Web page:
Participants from villages surrounding Empangeni were randomly selected for the study by a community liason, with the use of housing maps. One adult member of each household was invited to participate and was notified of the study requirements. In total, 137 individuals who met our criteria outlined below agreed to participate. Everyone in the surrounding communities was of the same socioeconomic status living in rondavels. Only men and women who were the main food preparers and shoppers for their household were interviewed. People <19 years, and pregnant or breastfeeding women were excluded.
The methodology for the collection and analysis of dietary intake and composite dishes has previously been described in detail . In brief, twenty-four hour recalls were collected from 137 community members and were conducted by locally trained field staff. Training took place at Izulu Orphan Projects (IOP) charity, and included practice interviews on IOP staff. Fieldworkers were trained and supervised during data collection by the PI (S.S.). Twenty-four hour recalls were collected during the face-to-face interviews from two separate groups of participants. One 24 hour recall was collected from the first group for the purpose of compiling a list of commonly consumed foods for the development of a quantitative food frequency questionnaire, and two 24 hour recalls were collected on non-consecutive days from the second group to determine dietary adequacy. Data was collected either in English or in the local language (Zulu). Interviewers asked systematic questions to assist participants in recalling all foods and drinks consumed in the previous 24 hour period. Three dimensional food models (Nasco, Fort Atkinson, WI, USA) and local household utensils (cups, bowls and spoons) were used to assist participants in reporting the amounts of foods consumed. Additionally, 16 composite dishes were collected in the study community. The collection and analysis of composite dishes has previously been described in detail .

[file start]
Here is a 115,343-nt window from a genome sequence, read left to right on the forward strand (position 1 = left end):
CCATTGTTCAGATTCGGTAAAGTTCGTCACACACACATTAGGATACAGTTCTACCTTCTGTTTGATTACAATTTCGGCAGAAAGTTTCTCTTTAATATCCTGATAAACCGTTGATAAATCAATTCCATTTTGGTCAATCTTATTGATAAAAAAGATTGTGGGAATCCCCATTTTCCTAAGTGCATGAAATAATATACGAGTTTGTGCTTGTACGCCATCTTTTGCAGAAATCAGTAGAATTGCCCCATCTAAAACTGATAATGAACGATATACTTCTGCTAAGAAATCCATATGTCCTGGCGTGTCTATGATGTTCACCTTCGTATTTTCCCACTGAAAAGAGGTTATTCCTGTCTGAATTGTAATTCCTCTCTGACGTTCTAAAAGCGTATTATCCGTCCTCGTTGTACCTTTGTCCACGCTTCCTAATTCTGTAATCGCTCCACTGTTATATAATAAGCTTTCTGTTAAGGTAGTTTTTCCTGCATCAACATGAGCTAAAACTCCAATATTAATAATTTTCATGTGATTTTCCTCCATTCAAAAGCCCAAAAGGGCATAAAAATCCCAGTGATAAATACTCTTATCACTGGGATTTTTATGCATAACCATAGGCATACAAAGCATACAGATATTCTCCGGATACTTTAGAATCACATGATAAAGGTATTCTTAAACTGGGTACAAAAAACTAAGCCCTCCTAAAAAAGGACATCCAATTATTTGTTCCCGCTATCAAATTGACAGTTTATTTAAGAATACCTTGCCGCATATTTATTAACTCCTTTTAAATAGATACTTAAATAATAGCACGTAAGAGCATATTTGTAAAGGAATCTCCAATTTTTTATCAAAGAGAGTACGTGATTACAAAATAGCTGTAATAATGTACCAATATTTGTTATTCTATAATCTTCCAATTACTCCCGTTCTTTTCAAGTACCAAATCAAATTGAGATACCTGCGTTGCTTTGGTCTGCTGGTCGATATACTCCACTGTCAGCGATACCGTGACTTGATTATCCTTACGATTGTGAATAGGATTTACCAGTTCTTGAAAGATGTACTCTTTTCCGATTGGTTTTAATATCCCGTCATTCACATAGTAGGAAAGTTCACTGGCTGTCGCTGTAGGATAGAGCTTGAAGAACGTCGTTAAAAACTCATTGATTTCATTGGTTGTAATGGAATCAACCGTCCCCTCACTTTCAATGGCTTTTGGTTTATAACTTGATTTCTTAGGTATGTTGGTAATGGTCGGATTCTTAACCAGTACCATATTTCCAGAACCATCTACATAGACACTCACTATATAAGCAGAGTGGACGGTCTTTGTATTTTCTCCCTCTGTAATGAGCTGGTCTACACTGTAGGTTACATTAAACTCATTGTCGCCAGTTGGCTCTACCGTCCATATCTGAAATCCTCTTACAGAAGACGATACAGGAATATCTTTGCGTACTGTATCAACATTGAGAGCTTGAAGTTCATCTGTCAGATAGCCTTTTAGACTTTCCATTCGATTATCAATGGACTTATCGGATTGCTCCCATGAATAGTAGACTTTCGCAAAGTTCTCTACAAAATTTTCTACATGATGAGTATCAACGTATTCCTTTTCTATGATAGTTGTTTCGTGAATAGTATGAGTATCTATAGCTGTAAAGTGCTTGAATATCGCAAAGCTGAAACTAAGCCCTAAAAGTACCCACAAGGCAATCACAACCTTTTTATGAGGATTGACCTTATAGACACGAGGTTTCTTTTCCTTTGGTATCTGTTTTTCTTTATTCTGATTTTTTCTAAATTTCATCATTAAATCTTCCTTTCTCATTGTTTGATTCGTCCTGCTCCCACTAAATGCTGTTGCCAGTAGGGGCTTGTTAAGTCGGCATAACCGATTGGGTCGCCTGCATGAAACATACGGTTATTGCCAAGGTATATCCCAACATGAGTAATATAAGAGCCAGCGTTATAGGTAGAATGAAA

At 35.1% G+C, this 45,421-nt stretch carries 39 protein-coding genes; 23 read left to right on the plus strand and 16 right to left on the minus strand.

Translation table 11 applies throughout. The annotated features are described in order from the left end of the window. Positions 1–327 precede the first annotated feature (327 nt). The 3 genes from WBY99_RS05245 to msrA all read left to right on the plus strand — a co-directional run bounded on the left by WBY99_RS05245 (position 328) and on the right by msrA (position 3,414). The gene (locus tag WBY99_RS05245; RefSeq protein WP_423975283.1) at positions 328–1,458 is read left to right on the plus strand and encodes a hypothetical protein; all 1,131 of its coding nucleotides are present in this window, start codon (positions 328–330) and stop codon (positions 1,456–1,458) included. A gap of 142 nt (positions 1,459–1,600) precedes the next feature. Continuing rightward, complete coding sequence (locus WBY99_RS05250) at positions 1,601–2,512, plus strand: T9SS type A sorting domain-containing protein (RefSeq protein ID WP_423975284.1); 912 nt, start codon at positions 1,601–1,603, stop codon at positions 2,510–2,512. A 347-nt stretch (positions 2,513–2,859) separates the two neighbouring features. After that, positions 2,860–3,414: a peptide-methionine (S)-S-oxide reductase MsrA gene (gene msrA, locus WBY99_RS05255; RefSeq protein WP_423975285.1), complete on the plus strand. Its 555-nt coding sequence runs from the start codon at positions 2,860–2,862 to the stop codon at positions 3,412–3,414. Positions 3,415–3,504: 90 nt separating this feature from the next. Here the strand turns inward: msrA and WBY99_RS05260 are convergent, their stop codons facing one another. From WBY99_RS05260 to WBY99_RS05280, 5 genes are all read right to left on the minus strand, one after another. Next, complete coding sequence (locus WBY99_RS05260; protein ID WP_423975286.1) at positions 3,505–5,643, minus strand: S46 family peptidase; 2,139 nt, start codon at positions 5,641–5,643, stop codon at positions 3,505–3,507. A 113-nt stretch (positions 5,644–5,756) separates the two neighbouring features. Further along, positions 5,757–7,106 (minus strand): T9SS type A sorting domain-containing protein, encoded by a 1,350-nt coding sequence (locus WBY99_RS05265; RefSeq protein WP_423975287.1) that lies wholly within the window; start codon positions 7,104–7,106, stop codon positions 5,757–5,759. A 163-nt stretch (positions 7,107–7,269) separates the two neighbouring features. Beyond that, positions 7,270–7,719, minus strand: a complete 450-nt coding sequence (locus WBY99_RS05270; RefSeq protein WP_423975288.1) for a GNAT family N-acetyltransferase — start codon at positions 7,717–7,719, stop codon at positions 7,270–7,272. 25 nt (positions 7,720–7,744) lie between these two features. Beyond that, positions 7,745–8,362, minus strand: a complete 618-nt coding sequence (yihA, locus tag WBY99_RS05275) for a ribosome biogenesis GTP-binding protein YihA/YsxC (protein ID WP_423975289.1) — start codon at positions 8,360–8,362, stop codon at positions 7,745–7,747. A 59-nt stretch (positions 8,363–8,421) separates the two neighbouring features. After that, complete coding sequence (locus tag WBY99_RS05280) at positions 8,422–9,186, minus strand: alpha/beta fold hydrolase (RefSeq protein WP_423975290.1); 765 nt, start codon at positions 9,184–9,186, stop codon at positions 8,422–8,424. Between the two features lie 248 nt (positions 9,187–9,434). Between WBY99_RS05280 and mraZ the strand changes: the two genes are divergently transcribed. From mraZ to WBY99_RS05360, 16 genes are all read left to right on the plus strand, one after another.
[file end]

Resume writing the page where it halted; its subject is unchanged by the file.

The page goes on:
The study was approved by the Research Ethics Board of the University of Alberta. Participants taking part in the study were required to give written and signed consent.